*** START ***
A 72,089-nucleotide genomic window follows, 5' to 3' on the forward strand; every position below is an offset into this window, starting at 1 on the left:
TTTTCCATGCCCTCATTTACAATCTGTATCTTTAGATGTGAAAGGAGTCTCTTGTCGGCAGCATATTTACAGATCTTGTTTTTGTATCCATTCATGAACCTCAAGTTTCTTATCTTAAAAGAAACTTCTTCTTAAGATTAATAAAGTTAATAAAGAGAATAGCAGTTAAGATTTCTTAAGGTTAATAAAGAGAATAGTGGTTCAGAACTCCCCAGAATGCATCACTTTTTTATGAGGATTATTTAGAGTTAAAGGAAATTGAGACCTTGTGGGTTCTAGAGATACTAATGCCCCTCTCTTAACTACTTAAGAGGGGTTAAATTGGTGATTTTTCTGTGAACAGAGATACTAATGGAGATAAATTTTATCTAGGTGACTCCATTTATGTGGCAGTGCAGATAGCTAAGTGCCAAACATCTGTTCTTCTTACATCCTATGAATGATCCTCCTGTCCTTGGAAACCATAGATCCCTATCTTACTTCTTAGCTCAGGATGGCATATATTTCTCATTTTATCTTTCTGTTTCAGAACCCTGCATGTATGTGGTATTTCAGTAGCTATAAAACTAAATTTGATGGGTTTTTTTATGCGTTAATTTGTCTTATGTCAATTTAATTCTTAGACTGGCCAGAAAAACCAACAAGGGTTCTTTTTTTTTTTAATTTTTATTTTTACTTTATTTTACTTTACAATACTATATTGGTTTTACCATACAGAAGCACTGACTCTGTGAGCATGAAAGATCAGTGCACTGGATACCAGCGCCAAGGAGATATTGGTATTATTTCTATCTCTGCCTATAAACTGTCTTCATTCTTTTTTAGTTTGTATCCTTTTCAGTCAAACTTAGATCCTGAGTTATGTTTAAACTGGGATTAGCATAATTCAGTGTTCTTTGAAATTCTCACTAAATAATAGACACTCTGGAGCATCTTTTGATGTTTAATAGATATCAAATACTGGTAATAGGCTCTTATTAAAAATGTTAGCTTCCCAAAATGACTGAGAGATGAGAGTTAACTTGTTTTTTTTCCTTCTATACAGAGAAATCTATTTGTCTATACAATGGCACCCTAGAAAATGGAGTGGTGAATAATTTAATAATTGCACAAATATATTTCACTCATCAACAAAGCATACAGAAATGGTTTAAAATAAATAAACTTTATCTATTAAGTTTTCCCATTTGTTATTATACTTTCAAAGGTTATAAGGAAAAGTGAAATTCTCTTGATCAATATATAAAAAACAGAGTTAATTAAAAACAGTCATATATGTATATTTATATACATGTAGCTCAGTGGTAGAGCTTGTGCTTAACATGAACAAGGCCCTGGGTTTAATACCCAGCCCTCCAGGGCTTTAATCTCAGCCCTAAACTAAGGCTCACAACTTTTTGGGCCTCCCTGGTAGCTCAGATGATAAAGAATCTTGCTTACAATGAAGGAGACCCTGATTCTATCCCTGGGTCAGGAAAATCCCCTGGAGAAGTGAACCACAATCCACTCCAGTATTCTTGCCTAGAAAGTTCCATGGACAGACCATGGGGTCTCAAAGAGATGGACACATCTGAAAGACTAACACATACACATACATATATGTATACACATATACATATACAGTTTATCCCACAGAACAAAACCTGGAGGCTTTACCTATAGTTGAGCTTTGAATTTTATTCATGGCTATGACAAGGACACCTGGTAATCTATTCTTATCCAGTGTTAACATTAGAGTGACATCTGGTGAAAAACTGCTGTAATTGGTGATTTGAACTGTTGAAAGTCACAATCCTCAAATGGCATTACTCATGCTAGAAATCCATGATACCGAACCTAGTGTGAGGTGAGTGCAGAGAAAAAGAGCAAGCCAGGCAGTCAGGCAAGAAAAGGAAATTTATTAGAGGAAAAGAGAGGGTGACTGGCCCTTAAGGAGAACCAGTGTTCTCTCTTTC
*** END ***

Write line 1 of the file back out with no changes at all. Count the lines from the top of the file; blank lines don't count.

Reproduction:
A 72,089-nucleotide genomic window follows, 5' to 3' on the forward strand; every position below is an offset into this window, starting at 1 on the left: